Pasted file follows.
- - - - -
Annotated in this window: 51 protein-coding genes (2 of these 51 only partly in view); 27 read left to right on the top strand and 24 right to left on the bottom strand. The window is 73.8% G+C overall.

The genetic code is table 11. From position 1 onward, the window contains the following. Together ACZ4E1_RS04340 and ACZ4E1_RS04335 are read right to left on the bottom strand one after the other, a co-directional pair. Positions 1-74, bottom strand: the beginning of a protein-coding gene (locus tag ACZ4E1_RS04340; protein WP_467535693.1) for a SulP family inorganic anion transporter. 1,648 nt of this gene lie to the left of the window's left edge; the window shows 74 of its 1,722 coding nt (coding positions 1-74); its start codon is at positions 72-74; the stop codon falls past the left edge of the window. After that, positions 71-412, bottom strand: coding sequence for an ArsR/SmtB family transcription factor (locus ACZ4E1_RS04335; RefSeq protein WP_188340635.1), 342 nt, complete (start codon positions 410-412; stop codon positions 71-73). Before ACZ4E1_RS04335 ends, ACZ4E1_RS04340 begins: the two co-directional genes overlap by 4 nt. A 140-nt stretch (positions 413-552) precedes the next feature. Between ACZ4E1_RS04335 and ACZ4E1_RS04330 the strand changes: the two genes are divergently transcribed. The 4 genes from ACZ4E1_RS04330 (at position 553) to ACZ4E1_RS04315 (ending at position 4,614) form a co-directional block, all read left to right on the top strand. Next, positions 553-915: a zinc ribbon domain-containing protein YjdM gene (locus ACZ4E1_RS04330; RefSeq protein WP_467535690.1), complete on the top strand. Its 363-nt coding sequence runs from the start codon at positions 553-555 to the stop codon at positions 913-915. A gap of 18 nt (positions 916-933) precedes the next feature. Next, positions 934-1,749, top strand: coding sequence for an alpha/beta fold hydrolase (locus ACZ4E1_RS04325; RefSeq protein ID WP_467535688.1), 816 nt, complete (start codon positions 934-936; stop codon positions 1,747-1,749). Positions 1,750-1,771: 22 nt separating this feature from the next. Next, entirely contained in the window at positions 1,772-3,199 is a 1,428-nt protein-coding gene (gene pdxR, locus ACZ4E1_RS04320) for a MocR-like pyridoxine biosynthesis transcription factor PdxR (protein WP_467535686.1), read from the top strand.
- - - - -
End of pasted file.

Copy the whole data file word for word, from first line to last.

Annotated in this window: 51 protein-coding genes (2 of these 51 only partly in view); 27 read left to right on the top strand and 24 right to left on the bottom strand. The window is 73.8% G+C overall.

The genetic code is table 11. From position 1 onward, the window contains the following. Together ACZ4E1_RS04340 and ACZ4E1_RS04335 are read right to left on the bottom strand one after the other, a co-directional pair. Positions 1-74, bottom strand: the beginning of a protein-coding gene (locus tag ACZ4E1_RS04340; protein WP_467535693.1) for a SulP family inorganic anion transporter. 1,648 nt of this gene lie to the left of the window's left edge; the window shows 74 of its 1,722 coding nt (coding positions 1-74); its start codon is at positions 72-74; the stop codon falls past the left edge of the window. After that, positions 71-412, bottom strand: coding sequence for an ArsR/SmtB family transcription factor (locus ACZ4E1_RS04335; RefSeq protein WP_188340635.1), 342 nt, complete (start codon positions 410-412; stop codon positions 71-73). Before ACZ4E1_RS04335 ends, ACZ4E1_RS04340 begins: the two co-directional genes overlap by 4 nt. A 140-nt stretch (positions 413-552) precedes the next feature. Between ACZ4E1_RS04335 and ACZ4E1_RS04330 the strand changes: the two genes are divergently transcribed. The 4 genes from ACZ4E1_RS04330 (at position 553) to ACZ4E1_RS04315 (ending at position 4,614) form a co-directional block, all read left to right on the top strand. Next, positions 553-915: a zinc ribbon domain-containing protein YjdM gene (locus ACZ4E1_RS04330; RefSeq protein WP_467535690.1), complete on the top strand. Its 363-nt coding sequence runs from the start codon at positions 553-555 to the stop codon at positions 913-915. A gap of 18 nt (positions 916-933) precedes the next feature. Next, positions 934-1,749, top strand: coding sequence for an alpha/beta fold hydrolase (locus ACZ4E1_RS04325; RefSeq protein ID WP_467535688.1), 816 nt, complete (start codon positions 934-936; stop codon positions 1,747-1,749). Positions 1,750-1,771: 22 nt separating this feature from the next. Next, entirely contained in the window at positions 1,772-3,199 is a 1,428-nt protein-coding gene (gene pdxR, locus ACZ4E1_RS04320) for a MocR-like pyridoxine biosynthesis transcription factor PdxR (protein WP_467535686.1), read from the top strand.